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George at PrimroseGeorge works in the Primrose marketing team. As a lover of all things filmic, he also gets involved with our TV ads and web videos.

George’s idea of the perfect time in the garden is a long afternoon sitting in the shade with a good book. A cool breeze, peace and quiet… But of course, he’s usually disturbed by his energetic wire fox terrier, Poppy!

He writes about his misadventures in repotting plants and new discoveries about cat repellers.

See all of George’s posts.

Garden Design, Garden Edging, George, How To

Lawn edging ideas

Borders shouldn’t be boring.

Whether you have unruly flowerbeds, weeds creeping out from the grass or simply want a designer divider, edging is a great addition to any garden. It’s easy to add a swish surround to your lawn for decoration or just to keep things in check. The hard part is choosing which option to go with. So we’ve made a list of lawn edging ideas to help you lay down the law on your lawn.

Lawn edging ideas

1. Hidden edging

When you want to hide the divide between the lawn and flowerbed or path, inground edging is best. Dig out the shape that you want and bury the edging strips in line with the surface. Roots and weeds cannot grow through, leaving you with crisp curves or straight edges to your lawn. Most inground edging is made from metal or plastic, and can be mown straight over – saving the need to strim!

Inground edging

2. Mini fences

If you’re less excited by weed transfer and more interested in finishing off your flowerbed with an attractive surround, then fencing is worth thinking about. Low-height hazel hurdles or a pocket-sized picket fence will make an adorable addition to your garden.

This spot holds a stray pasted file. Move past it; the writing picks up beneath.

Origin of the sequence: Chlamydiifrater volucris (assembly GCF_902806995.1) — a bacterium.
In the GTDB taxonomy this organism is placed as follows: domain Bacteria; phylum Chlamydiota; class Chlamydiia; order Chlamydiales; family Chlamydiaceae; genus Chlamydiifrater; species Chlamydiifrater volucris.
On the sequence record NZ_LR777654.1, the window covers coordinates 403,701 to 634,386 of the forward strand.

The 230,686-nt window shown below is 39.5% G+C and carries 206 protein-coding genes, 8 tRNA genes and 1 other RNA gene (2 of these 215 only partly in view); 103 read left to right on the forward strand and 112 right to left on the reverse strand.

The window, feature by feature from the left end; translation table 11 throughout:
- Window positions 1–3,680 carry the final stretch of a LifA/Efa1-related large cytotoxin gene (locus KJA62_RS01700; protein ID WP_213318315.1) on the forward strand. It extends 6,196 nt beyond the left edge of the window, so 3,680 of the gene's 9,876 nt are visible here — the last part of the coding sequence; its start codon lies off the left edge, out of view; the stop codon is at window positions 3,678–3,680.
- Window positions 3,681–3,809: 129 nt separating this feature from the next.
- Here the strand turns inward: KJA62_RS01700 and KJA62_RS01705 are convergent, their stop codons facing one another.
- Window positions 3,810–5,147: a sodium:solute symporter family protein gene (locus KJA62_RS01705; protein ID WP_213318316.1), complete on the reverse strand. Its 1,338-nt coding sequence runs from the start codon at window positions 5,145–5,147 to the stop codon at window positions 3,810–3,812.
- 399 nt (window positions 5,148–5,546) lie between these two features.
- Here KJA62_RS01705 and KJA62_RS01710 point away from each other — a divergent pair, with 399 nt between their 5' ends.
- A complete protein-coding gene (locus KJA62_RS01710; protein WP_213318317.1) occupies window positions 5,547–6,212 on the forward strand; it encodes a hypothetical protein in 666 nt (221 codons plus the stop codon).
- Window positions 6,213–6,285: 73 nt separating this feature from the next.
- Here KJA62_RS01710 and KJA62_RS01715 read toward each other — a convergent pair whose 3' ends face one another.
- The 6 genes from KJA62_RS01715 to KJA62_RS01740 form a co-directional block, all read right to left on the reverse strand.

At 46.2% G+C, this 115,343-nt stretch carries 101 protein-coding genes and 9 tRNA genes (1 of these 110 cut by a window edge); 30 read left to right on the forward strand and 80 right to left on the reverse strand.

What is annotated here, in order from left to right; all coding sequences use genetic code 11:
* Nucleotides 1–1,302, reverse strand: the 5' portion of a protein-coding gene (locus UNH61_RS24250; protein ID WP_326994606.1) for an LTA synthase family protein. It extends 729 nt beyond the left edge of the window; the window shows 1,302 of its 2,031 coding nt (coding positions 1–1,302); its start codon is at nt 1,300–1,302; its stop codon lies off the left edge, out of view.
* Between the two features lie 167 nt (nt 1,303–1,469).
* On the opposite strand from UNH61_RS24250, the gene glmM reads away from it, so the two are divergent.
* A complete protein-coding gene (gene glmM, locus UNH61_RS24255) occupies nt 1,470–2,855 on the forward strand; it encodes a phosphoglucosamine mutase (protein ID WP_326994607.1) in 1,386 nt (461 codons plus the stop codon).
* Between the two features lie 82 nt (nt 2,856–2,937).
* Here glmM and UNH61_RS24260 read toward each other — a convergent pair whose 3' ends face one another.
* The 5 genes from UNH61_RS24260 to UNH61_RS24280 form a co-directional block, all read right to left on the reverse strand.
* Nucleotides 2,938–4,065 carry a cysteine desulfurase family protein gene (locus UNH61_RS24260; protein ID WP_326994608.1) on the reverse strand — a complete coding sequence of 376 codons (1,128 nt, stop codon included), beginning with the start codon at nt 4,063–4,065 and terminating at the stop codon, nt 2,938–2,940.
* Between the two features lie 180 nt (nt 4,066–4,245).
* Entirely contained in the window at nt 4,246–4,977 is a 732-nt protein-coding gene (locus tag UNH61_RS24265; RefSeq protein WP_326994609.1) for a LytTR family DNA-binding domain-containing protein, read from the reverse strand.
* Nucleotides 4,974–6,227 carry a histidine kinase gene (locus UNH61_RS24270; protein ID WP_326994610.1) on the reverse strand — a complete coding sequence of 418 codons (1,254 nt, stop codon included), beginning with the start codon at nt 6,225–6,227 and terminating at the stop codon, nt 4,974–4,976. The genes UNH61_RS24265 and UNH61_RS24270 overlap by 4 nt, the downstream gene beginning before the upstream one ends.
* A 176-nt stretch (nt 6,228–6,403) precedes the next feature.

3. Recycled materials

Look no further for cheap lawn edging ideas than the bin at the bottom of your garden! Recycling unwanted objects into borders is not only eco-friendly but opens up unlimited options for innovation. You can use almost anything to cordon off your patio or beds – from old glass bottles, bricks and pallets to rocks, logs and shells.

4. Wooden borders

A solid roll of wooden edging jutting out of the ground offers both protection from plants growing out of control and an appealing aesthetic. Bamboo edging is a great finishing touch for an oriental garden, while willow would suit a classic English countryside design.

Wooden border edging

5. Plastic edging

Plastic is one of the easiest materials to bend round and create flawless curving patterns in your lawn. Sitting above ground, plastic edging strips can be slotted together to flexibly fit just the right area. A solid piece of plastic should be durable enough to keep the lawn in check and survive against weather, damp, rot – and your lawn mower. Some makes are even made from recycled materials.